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Tag Archives: what creates jobs

What the Numbers say about Creating Jobs in America – Part 2/4

It is a tragedy how fast most Americans forget the root causes of the current financial challenges in America.

Three lawmakers, all Republicans, introduced the Gramm-Leach-Bliley Act to the U.S. Senate.  During the debate in the House or Representatives, a democrat from Michigan argued that the bill would result in banks becoming “too big to fail” (sound familiar). At first, most democrats were against the bill but eventually, due to compromises, the effort of corporate lobbyists and deal making, many democrats were won over to vote for it.

Keep in mind that the Republicans won a majority position in both houses of Congress in the elections of 1994, and controlled both houses until 2006—except the Senate for most of 2001 and 2002, when the Democrats held the majority in that one House of Congress.

Therefore, in 1999, Republicans were the majority in both houses of congress. When the final Gramm-Leach-Bliley Act passed in the Senate, the vote was 90 to 8 (92%) and in the House 362 to 57 (86.3%)

Even if President Clinton had wanted to veto it, which he didn’t, he wouldn’t have succeeded since a two-thirds majority vote (66%) in both Houses of Congress is required to override a presidential veto. Since the Gramm-Leach-Bliley Act arrived at the White House for President Clinton to sign with more than a two-thirds majority vote in favor, there wasn’t much he could have done if he had wanted to.

Then, during the Bush years (2001 – 2009), the United States launched three expensive wars: The Iraq War—based on false claims of Weapons of Mass Destruction—the war in Afghanistan, which was mostly neglected under Bush, and the global war on terrorism.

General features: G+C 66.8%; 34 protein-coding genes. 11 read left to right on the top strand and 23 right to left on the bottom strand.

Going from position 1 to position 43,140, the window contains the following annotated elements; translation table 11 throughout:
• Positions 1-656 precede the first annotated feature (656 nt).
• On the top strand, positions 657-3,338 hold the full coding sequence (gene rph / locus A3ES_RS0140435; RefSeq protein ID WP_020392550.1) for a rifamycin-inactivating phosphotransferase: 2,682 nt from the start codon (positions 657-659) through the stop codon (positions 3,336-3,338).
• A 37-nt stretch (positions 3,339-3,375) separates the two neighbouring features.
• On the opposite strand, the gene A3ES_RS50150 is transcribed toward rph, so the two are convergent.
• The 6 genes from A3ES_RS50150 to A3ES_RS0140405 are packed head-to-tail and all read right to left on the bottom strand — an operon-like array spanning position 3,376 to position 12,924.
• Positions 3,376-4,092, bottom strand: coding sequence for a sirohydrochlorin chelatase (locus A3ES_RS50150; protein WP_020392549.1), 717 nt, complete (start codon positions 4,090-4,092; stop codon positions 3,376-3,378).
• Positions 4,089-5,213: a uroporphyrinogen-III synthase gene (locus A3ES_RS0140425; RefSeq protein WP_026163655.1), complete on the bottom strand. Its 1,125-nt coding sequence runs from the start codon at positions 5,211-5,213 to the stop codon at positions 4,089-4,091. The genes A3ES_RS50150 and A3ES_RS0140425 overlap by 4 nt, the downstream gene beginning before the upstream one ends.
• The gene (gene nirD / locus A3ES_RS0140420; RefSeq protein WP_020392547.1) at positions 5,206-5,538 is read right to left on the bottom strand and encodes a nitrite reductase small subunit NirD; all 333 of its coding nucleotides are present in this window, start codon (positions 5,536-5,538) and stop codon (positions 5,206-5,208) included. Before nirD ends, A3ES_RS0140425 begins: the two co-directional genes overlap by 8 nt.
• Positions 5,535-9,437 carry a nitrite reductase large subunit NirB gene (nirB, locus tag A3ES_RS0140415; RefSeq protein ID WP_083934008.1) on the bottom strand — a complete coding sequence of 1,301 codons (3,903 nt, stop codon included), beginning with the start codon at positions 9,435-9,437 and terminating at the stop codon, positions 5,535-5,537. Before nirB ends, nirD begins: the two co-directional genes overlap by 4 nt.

Due to these wars and the Bush tax cuts for the wealthiest Americans, the national debt exploded.

I’m sort of going off topic with this paragraph, but I saw “Act of Valor,” which is about the Navy Seals and the CIA fighting the global war on terror. I recommend “Act of Valor”. The acting may be a bit stiff but that is not the point. The realism makes this movie worth watching. This is no Rambo or Mission Impossible. “Act of Valor” is closer to the reality and what America’s Navy Seals face as they fight to protect America. Politicians and corporate lobbyists might be corrupt and greedy for power and money, but America’s men and women mostly from the working class serve in the military out of patriotism.

Back on topic—President G. W. Bush, with help from the GOP majority in both Houses of Congress, lowered taxes for the wealthiest Americans (the lowest rate in almost 80 years—the last time the rate was this low was before the Great Depression and experts say this contributed to that economic collapse).